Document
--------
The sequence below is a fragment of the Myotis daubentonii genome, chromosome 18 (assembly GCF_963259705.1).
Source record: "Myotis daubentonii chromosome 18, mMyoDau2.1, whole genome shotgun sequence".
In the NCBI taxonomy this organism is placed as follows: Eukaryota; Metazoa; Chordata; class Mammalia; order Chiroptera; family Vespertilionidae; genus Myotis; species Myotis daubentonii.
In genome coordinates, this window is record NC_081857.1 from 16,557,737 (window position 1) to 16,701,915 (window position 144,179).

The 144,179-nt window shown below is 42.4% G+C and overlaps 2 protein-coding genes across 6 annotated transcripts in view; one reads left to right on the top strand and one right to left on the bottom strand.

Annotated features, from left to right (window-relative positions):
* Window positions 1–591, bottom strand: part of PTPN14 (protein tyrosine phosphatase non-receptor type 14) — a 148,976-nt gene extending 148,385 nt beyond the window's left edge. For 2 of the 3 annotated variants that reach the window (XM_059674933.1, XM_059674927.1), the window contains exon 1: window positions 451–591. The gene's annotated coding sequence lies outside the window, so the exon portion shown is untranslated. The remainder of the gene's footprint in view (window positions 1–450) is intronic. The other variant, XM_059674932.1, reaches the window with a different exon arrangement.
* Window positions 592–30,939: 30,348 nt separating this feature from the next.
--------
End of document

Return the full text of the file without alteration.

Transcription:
The sequence below is a fragment of the Myotis daubentonii genome, chromosome 18 (assembly GCF_963259705.1).
Source record: "Myotis daubentonii chromosome 18, mMyoDau2.1, whole genome shotgun sequence".
In the NCBI taxonomy this organism is placed as follows: Eukaryota; Metazoa; Chordata; class Mammalia; order Chiroptera; family Vespertilionidae; genus Myotis; species Myotis daubentonii.
In genome coordinates, this window is record NC_081857.1 from 16,557,737 (window position 1) to 16,701,915 (window position 144,179).

The 144,179-nt window shown below is 42.4% G+C and overlaps 2 protein-coding genes across 6 annotated transcripts in view; one reads left to right on the top strand and one right to left on the bottom strand.

Annotated features, from left to right (window-relative positions):
* Window positions 1–591, bottom strand: part of PTPN14 (protein tyrosine phosphatase non-receptor type 14) — a 148,976-nt gene extending 148,385 nt beyond the window's left edge. For 2 of the 3 annotated variants that reach the window (XM_059674933.1, XM_059674927.1), the window contains exon 1: window positions 451–591. The gene's annotated coding sequence lies outside the window, so the exon portion shown is untranslated. The remainder of the gene's footprint in view (window positions 1–450) is intronic. The other variant, XM_059674932.1, reaches the window with a different exon arrangement.
* Window positions 592–30,939: 30,348 nt separating this feature from the next.